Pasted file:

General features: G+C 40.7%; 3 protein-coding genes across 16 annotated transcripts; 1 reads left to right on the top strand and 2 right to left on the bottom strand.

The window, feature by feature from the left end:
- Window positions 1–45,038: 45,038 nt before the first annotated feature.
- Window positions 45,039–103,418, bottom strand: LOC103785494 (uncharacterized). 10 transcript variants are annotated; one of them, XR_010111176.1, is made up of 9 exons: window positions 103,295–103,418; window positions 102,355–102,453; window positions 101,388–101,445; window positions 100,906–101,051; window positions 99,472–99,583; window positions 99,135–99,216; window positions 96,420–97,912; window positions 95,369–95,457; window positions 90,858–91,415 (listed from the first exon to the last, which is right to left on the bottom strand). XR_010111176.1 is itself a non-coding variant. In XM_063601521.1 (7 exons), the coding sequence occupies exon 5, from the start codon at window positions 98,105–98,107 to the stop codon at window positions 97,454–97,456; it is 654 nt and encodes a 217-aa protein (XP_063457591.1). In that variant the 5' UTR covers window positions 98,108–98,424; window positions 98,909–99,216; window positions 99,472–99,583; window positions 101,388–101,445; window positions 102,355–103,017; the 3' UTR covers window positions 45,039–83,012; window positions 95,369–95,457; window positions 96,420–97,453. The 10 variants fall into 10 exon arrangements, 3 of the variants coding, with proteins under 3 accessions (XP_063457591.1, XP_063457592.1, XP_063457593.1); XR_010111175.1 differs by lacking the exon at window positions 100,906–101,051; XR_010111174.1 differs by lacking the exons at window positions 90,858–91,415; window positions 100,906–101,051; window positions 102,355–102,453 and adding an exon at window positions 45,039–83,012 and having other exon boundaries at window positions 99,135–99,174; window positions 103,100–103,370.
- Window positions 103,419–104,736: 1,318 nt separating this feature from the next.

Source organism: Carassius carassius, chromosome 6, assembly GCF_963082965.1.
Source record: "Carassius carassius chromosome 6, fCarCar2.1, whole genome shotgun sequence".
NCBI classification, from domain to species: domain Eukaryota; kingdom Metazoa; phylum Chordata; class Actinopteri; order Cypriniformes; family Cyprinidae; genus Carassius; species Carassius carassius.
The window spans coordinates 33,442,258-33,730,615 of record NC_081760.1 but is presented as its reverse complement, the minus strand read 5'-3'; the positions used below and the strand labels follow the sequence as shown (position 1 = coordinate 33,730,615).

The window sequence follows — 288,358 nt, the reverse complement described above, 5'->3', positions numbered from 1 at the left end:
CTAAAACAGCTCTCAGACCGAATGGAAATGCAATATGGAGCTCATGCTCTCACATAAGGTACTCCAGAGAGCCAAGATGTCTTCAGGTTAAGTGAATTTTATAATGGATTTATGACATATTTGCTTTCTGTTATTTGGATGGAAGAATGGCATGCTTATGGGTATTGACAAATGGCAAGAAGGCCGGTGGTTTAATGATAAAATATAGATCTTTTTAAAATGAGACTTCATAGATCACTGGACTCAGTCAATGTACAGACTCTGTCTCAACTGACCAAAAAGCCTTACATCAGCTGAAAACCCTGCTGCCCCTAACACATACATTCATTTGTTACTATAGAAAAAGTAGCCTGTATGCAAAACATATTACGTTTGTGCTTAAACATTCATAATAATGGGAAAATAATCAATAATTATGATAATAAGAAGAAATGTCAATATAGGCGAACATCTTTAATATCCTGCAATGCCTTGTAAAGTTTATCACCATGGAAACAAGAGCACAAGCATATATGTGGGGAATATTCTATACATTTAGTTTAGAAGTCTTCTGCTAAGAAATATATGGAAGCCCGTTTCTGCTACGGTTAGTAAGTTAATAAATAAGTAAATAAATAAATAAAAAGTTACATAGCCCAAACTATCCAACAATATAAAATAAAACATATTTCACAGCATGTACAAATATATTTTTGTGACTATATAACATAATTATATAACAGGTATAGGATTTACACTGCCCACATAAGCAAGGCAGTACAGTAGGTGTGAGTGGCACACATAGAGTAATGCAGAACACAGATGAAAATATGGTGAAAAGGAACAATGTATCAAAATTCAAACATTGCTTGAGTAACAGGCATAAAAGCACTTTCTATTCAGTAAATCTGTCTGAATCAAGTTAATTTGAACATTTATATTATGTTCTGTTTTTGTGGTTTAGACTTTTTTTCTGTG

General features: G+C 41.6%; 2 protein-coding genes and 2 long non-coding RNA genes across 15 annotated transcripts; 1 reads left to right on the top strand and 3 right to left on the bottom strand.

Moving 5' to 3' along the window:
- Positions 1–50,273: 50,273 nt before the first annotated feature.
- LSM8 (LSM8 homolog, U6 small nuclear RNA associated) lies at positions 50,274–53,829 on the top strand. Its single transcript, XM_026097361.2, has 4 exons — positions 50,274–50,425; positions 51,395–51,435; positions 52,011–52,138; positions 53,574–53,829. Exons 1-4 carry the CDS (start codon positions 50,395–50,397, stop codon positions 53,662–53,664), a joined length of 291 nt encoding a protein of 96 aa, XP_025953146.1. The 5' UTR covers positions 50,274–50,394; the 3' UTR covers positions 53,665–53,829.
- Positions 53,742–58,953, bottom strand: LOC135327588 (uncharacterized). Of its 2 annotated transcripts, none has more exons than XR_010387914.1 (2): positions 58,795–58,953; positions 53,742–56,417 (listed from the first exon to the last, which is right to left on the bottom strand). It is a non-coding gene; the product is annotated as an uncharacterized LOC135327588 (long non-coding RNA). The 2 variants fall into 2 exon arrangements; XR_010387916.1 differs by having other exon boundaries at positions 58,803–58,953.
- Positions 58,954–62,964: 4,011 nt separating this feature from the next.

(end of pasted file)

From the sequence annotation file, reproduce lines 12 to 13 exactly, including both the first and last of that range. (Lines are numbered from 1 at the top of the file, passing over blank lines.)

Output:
General features: G+C 41.6%; 2 protein-coding genes and 2 long non-coding RNA genes across 15 annotated transcripts; 1 reads left to right on the top strand and 3 right to left on the bottom strand.

Moving 5' to 3' along the window: